I’m hoping that the following article might motivate people to share the story, add to the discussion and respectful debate. I’m not asking you to agree with me – but am hoping that we can put all of the collective information on the table to share in an open dialogue to make sense of dairy in Canada, the US and many other places in the world. The article is specifically about RAW Milk in Ontario but you’ll see that the issue (and confusion) is far broader. The facts presented here are, to the best of my ability, factually correct and open to feedback.
I am not a scientist. I do not regularly consume raw milk (although I do remember fresh cream on blueberries as a child) and I’m not sure I would if I could. I don’t know the detailed risks and I’m not recommending that you should or shouldn’t consume it.
I am, however, very passionate that we should each have the opportunity to do our own research and make up our own minds and have the choice.
Before looking at the history, let us acknowledge that the reason raw milk is banned is because of the potential to make people sick with nasty things like Listeria. Let us also consider:
- 17 U.S. States allow the sale of raw milk
- Provinces across this country allowed it until the early 1990s
- Raw milk is considered the highest standard of milk in France
- Raw milk is commonly sold in Germany
- The regulations of the European Union declare milk safe for human consumption
- Cigarettes, which surely cause significant health problems are legal in Ontario
- It is legal, in Ontario, for a farmer to drink their own milk and feed it to their families (this point becomes important further in the article).
- Multiple recalls of mass-produced meat, veggies and fruit are now commonly accepted (through the process of normalized crises) across the planet. Common threats are lysteria and e. coli (the same threat that keeps raw milk off the shelf here).
- Pasteurization was invented in 1862 – certainly milk was drunk before that time.
A quick history of raw milk in Ontario:
- The Dairy Farmers of Canada was founded in 1934 (as the Canadian Dairy Farmer’s Federation). The mandate was to ‘pursue market stability policies and ensure fairer prices for producers.’
- Raw milk was banned for sale in Ontario in 1938 – pasteurization became a requirement to ‘boost confidence’ in milk.
- In the late 1950s and early 1960s, milk sales were made from individual farms to many different fractured milk producers.
- The Milk Act was passed in 1965 which created the Ontario Milk Marketing Board (OMMB). The Milk act made requirements for farmers to sell their milk to the Marketing Board (passage 37; “requiring any person who produces a regulated product to offer to sell and to sell the regulated product to or through the marketing board constituted to administer the plan under which the regulated product is regulated”)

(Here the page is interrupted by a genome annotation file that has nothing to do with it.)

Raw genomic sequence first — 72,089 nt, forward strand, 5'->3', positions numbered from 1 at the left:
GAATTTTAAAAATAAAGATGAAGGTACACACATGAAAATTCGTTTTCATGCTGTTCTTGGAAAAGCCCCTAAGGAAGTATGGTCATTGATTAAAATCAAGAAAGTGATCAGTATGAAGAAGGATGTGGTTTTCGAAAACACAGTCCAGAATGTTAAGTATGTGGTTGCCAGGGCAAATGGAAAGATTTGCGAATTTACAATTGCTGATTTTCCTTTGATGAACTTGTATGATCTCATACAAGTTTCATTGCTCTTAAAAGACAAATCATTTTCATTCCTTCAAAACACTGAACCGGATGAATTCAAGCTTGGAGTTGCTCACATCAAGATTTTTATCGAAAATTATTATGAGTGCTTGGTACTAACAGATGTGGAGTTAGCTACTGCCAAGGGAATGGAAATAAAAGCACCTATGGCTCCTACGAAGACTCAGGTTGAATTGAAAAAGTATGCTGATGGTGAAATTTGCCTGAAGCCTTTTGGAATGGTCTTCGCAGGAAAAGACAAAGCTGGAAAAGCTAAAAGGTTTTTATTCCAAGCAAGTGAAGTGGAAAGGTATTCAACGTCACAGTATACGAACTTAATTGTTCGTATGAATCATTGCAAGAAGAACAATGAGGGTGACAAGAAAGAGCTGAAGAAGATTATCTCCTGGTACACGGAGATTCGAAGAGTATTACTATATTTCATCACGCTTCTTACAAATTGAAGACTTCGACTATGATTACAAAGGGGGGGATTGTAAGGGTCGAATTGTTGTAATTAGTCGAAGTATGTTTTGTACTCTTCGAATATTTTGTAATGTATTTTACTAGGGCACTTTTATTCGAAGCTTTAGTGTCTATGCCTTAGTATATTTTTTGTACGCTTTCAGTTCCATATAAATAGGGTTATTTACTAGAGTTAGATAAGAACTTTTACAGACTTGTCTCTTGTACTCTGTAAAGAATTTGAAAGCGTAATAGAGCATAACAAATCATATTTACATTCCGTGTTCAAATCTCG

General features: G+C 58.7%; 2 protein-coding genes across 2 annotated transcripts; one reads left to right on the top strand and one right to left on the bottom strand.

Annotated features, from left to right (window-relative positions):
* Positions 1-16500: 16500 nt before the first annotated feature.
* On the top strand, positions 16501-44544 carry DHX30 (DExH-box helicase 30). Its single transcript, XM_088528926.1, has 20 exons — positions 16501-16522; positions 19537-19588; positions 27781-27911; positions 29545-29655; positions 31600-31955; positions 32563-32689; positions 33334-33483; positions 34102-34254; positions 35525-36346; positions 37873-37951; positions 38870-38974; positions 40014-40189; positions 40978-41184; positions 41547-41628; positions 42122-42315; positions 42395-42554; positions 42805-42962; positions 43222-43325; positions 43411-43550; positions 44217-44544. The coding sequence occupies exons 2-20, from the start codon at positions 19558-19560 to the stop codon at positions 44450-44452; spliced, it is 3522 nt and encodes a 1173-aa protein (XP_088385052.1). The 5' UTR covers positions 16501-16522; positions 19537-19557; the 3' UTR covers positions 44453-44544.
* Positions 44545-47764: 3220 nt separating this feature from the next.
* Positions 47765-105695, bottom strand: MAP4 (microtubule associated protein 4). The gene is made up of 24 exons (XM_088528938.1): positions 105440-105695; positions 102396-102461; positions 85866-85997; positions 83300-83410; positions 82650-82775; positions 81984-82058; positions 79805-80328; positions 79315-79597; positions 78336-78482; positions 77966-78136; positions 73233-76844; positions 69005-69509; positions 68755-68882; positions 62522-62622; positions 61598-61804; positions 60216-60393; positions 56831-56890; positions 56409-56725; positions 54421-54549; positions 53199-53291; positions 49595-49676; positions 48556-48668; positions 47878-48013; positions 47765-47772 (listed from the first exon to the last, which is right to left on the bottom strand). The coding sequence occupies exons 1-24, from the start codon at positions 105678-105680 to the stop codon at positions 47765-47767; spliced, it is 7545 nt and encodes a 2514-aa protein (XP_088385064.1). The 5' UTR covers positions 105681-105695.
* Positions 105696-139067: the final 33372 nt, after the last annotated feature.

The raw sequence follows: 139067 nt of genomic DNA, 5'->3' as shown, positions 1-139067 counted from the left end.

- In 1987, Ontario (via Germany) farmer Michael Schmidt purchases 12 heritage cattle (Canadiennes) from a Québécois farmer. He is frustrated with ‘modern’ methods and wishes to use biodynamic farming principles he learned and practiced in Germany since the 1970s (the entire article is here). His beliefs include a high value for raw milk. (The entire story of the Schmidt’s is ongoing but a comprehensive catch-up can be found here).
- In 1991, RAW milk was officially banned for sale under Food and Drug Regulations.
- 1992, Farmer Schmidt’s sales of raw milk have increased enough to create a small store on the property.
- 1994 the Canadian Broadcasting Corporation films a feature highlighting the farm and raw milk. Police raids hit the farm 2 days before the piece hits television. Various raids and legal proceedings continue from then through the present.
- The OOMB changed it’s name and structure (absorbing the milk and cream bodies into one) called the Dairy Farmers of Ontario in 1995
- In January of 2010, a stunning reversal of fortune occurs: a Newmarket, Ontario court rules in Farmer Schmidt’s favour – he had been selling cow-shares where people could buy a significant percentage of the cow (therefore being able to consume milk from the cow they own). I understand he sold 25% shares in each cow. People could not resell the product and it was not available to the mass public. He had 150 shareholders in total.
- The Milk Act continues to be revised; the most recent version is from 2010 (here) – likely to accommodate though I am not certain.
- September 28, 2011. A higher level of court overturns the Newmarket finding – Raw Milk is once again outlawed and the only possible client to sell it to is the Dairy Board.
It is not without irony that on the same day that raw milk is banned for safety reasons that we have also experienced a recall of mass-produced meat in 6 provinces. The fear? Listeria.
Isn’t it time to ask why? Perhaps it’s time to examine the role of the gatekeepers who are there to remove ‘inequities’ in the system yet we have a system with a single buyer that lacks the competitive checks and balances of an open market.
Why doesn’t the system doesn’t allow for competitive advantage for individual producers to offer an alternative product direct to consumer? Perhaps it shouldn’t be on the free market – but what is the cost to stop this from happening? Who is benefitting? What is the real risk level of a product that was consumed in its raw form for thousands of years before 1862?